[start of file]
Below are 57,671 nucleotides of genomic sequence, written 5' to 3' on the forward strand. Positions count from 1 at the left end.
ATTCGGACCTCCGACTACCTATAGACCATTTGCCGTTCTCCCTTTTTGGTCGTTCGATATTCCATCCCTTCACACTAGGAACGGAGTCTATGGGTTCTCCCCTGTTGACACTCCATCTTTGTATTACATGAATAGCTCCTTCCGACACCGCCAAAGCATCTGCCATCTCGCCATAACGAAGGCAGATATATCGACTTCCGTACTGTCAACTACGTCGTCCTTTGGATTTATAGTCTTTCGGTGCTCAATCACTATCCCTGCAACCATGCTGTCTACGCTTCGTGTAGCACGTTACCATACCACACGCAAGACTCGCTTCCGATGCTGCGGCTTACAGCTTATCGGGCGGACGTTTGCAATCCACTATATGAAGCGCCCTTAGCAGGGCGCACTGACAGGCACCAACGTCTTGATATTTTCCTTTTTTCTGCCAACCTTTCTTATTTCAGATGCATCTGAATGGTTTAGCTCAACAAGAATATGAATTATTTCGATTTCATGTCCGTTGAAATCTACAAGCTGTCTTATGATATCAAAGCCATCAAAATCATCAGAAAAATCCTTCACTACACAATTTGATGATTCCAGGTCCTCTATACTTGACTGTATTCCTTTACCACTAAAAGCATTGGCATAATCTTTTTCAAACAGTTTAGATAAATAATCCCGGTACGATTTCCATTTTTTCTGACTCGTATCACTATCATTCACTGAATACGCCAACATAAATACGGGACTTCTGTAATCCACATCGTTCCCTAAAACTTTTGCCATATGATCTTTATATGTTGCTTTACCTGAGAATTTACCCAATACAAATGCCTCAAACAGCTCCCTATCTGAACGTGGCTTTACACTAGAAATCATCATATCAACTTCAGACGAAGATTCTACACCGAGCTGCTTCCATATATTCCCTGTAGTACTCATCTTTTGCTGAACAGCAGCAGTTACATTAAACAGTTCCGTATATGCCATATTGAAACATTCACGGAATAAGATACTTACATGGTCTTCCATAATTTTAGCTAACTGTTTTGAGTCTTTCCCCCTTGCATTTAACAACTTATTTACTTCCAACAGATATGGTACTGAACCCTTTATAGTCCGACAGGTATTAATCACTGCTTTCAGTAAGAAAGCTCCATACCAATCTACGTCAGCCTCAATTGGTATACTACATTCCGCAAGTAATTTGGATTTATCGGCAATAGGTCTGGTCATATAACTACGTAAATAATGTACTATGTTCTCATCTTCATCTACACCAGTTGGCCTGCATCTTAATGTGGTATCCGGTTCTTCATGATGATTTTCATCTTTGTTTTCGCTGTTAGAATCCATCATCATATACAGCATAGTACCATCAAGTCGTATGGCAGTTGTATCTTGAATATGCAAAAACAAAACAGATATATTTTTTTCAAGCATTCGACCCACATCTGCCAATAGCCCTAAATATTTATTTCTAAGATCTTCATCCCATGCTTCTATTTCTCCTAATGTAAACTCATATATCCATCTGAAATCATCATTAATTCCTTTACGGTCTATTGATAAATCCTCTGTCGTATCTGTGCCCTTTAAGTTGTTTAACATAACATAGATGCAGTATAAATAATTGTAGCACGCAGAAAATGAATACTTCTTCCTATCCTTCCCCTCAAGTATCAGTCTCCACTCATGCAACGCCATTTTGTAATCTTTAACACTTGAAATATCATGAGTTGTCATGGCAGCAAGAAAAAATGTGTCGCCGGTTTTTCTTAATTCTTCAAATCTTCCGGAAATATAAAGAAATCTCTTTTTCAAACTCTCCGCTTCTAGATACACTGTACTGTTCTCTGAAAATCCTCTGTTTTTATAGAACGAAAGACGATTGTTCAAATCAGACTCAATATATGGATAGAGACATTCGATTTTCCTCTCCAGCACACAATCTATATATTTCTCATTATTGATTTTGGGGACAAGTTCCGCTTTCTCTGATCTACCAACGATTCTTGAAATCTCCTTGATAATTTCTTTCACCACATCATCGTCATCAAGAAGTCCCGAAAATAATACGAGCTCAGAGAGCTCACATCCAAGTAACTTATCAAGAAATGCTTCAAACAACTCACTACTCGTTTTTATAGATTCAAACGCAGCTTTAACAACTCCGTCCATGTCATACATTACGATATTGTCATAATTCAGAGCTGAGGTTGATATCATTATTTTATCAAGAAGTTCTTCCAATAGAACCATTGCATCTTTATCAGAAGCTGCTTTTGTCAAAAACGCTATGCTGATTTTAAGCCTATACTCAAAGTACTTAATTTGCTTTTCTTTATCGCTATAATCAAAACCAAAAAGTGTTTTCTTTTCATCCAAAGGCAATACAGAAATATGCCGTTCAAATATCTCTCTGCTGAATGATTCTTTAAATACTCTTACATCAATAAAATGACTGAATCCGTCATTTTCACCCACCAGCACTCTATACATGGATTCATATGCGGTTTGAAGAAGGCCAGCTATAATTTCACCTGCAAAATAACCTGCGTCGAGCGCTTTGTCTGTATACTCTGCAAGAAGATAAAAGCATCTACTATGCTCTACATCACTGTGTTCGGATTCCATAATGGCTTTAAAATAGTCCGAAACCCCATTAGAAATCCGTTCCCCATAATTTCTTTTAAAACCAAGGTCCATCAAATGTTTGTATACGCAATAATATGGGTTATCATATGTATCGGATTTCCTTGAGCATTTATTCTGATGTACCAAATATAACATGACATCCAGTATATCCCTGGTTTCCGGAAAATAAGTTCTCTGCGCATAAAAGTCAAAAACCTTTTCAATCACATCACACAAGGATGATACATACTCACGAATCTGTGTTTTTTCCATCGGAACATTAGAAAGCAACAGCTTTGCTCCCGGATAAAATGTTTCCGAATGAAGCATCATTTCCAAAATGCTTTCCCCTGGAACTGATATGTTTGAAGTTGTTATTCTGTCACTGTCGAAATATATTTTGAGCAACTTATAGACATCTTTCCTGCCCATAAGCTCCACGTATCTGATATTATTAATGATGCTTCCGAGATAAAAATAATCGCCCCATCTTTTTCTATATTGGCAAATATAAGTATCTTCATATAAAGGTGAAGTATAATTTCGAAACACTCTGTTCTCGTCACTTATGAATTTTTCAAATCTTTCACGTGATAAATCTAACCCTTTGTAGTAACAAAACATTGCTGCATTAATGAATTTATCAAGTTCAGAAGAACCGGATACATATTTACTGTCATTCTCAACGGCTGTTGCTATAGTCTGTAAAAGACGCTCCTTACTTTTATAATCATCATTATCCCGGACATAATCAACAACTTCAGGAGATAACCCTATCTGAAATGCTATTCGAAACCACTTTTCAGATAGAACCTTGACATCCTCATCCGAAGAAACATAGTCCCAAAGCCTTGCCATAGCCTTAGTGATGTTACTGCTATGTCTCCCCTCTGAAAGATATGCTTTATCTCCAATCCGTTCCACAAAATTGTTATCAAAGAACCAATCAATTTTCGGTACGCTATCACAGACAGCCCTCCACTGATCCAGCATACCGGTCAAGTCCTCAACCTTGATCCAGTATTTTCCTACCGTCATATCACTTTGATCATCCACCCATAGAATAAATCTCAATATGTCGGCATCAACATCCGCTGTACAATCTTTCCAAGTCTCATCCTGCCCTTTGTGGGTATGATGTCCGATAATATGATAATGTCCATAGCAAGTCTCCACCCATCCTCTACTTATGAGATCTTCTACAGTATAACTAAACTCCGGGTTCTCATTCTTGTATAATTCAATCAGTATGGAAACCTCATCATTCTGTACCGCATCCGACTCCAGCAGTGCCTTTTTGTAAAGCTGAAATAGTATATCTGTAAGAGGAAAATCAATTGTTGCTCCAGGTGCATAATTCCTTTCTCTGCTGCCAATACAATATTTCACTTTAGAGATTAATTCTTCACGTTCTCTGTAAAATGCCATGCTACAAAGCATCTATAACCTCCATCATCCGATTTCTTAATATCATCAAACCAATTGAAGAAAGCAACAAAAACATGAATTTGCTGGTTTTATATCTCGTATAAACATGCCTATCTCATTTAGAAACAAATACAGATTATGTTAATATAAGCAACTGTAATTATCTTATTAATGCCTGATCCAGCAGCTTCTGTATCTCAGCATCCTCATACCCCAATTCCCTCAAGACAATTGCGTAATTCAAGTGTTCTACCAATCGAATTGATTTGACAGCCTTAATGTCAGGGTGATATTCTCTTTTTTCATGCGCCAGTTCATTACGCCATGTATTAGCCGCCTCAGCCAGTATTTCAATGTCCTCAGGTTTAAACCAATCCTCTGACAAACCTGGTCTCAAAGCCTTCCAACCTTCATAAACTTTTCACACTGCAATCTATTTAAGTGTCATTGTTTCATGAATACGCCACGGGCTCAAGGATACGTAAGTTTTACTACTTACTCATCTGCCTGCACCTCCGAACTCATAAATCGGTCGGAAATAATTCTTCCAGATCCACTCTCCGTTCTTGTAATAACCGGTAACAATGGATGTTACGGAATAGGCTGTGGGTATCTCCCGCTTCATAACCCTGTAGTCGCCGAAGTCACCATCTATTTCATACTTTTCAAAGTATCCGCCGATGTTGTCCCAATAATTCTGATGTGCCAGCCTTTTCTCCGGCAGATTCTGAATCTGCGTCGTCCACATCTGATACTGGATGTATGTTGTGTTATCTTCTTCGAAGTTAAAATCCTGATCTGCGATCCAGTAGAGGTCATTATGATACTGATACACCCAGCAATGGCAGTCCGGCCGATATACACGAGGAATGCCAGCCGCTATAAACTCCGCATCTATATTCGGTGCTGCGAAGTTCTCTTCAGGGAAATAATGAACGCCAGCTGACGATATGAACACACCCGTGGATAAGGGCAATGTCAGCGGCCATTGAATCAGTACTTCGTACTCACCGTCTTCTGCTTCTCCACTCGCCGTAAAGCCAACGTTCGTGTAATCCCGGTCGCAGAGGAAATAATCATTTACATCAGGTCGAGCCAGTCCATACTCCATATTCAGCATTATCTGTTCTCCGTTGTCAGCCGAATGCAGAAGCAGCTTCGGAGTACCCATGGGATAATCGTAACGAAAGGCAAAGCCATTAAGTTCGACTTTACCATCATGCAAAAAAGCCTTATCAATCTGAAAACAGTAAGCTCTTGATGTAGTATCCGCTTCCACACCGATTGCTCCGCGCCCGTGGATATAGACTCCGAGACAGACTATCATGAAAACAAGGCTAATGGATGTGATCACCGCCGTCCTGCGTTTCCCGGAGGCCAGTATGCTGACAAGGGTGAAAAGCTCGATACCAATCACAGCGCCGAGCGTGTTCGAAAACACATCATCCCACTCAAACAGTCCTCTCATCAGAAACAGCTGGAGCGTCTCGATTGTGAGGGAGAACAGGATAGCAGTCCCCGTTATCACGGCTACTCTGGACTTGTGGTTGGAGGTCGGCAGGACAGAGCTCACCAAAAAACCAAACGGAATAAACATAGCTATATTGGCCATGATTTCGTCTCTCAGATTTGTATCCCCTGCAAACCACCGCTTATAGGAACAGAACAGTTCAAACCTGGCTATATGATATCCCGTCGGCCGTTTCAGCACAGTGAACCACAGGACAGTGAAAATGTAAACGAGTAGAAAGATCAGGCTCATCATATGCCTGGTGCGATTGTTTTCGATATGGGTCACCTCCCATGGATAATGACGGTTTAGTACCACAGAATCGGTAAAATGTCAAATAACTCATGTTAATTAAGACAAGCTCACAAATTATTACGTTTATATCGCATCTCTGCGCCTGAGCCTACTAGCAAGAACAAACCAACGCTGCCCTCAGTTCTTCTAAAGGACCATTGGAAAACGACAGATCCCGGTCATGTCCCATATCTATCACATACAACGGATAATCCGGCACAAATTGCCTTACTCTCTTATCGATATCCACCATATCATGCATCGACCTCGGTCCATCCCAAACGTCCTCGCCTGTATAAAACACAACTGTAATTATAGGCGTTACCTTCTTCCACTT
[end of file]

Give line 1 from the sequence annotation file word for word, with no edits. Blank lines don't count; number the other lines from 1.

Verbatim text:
Below are 57,671 nucleotides of genomic sequence, written 5' to 3' on the forward strand. Positions count from 1 at the left end.